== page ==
How to Teach Struggling Writers – Peas in a Pod Lessons

Writing can be one of the harder subjects to teach, and some kids struggle. Here are a few simple ideas to help you teach writing to all of the students in your class – especially the struggling ones.

Foster a love of writing

Does your class moan, groan, and give minimal effort when asked to write? If kids don’t have a positive association with writing, it will be the last thing they want to do. The best way to deal with this is to start off with a few short and engaging writing activities. During these initial activities don’t focus on mechanics and grammar. I know that those mistakes can really stand out, but they are not the most important part of students’ writing. Instilling a love of writing & the content they generate is much more important.

The easiest way to do this is to use high interest topics and their personal interests. A few topics that I have found particularly engaging include Autobiographical/Biographical writing, “I Wish” topics, and poetry. People love to talk about themselves, their hopes & dreams, and poetry can be seen as lighthearted and fun.

Choices make people feel empowered. So, empower your writers by letting them choose a fun pencil, where they would like to write, and possibly the time frame for writing.

When you focus on creating a love of writing, students will write more. The more students write, the better they will get.

Focus on growth – not perfection

This is one of the most important ways to help struggling writers, especially if you are teaching whole group. Keep your lessons short. Only focus on one specific task. This is a great way to build skills and increase your students’ confidence.

Each skill they do learn will help them grow as a writer. They don’t have to master every skill or get an A+. All that matters is that they are showing growth and enjoying the process (at least somewhat).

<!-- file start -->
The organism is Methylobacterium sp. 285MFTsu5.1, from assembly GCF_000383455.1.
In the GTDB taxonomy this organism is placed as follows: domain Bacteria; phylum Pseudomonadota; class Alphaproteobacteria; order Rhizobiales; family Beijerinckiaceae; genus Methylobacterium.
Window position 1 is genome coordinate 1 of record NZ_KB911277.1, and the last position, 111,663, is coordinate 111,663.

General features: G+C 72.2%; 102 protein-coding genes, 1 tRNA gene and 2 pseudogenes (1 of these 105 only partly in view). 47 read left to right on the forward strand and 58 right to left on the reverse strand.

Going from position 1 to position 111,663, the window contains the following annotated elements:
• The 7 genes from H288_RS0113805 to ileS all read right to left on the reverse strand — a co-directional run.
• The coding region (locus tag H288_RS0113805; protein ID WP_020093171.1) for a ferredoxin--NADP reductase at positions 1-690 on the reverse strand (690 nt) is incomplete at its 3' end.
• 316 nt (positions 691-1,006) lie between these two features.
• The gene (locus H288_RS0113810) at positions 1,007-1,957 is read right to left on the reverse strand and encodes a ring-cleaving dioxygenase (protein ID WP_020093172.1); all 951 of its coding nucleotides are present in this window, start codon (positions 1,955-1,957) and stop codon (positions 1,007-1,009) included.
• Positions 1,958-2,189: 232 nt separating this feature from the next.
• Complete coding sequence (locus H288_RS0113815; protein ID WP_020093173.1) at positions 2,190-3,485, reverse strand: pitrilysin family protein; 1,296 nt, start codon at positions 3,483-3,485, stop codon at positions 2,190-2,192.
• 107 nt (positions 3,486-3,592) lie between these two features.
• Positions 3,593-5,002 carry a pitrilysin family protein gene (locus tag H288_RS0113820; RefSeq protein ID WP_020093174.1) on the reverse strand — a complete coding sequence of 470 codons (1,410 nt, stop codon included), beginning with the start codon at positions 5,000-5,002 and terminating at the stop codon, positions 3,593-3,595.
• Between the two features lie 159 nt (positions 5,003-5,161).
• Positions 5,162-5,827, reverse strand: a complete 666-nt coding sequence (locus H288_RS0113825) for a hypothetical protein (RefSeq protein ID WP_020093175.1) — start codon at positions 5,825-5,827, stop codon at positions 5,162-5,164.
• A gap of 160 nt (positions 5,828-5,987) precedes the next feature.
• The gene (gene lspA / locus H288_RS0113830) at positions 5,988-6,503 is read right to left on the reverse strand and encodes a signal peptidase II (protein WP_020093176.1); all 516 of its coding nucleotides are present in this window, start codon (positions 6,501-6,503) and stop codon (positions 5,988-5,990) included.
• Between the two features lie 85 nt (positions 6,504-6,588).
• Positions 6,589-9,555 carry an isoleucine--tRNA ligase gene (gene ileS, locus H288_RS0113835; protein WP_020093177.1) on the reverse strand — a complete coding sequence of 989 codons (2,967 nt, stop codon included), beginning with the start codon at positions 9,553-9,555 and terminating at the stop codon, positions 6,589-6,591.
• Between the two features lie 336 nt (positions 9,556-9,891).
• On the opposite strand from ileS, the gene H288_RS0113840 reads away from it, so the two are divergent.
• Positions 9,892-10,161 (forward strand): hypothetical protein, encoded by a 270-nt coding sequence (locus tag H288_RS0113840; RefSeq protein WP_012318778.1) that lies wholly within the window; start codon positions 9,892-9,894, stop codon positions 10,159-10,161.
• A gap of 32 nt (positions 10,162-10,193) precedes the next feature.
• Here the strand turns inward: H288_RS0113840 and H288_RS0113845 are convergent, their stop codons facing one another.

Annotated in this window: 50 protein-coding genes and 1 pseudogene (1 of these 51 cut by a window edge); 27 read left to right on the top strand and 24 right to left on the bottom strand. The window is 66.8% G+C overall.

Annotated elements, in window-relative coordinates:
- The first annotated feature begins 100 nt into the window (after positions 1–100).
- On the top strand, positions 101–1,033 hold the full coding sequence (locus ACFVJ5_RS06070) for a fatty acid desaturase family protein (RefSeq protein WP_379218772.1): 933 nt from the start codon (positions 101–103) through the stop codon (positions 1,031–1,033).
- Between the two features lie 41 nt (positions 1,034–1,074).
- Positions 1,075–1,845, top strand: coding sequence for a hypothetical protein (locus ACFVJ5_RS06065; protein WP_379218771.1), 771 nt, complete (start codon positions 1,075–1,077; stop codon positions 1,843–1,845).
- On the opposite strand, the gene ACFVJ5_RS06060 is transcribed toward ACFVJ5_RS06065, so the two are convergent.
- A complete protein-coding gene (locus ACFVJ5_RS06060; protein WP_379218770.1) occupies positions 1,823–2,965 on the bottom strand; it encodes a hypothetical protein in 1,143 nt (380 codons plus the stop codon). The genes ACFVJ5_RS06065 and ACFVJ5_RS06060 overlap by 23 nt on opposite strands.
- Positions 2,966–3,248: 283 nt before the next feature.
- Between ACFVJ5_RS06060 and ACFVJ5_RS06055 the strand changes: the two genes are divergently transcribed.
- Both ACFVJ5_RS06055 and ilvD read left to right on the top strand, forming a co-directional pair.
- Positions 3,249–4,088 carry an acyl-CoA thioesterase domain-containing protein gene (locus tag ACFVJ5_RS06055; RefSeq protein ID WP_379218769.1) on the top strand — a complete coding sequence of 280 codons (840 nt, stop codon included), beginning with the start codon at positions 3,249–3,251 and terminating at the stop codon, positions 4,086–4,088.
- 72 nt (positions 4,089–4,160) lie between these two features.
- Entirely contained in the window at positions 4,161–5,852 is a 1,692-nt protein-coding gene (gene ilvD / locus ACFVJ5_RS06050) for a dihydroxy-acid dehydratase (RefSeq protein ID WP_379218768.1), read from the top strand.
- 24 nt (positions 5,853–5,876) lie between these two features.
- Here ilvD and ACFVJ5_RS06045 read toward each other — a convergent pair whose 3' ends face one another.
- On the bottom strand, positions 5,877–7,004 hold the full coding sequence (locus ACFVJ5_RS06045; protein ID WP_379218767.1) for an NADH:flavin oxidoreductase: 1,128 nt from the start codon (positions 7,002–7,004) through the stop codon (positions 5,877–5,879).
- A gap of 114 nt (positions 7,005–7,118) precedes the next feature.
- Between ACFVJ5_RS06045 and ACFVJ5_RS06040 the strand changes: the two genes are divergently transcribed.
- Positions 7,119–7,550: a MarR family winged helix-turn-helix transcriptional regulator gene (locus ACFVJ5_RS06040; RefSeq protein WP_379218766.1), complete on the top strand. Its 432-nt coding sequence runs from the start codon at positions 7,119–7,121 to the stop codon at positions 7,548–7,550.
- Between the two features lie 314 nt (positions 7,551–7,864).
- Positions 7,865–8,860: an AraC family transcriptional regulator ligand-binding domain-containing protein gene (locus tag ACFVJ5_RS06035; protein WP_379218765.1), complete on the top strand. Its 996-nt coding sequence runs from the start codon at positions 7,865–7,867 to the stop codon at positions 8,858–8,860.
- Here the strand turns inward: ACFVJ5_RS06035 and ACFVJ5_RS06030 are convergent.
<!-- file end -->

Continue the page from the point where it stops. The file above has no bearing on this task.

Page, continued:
Remember, your students will not grow at the same pace. But, in each case comparing their latest piece of writing to their very first writing sample of the year is a great way to bolster their confidence (and yours). Growth is the goal!

Writing is comprised of so many different skills. Some kids will master some skills, some will master others. Not all of your students will master every skill and that’s just part of the evolving journey of a writer.

Break your lessons into bite sized pieces

Look at each of your lessons and break it down into the smallest possible parts. For example, while teaching short multi paragraph essays we work together on one paragraph at a time. Depending on how advanced the group is, I like to have them write two of the body paragraphs after brainstorming. The next day, we look over what we have and write our introduction paragraph. The day after that, we examine our introduction and figure out a way to reiterate it in a similar way to form the conclusion.

If you’d like some ready-to-go lesson plans, anchor charts, and daily writing assignments, you should check out the writing plan. These lessons are geared toward grades 3-6 and come with lesson plans that include five different focuses: informational, narrative, descriptive, opinion/persuasive, and summary.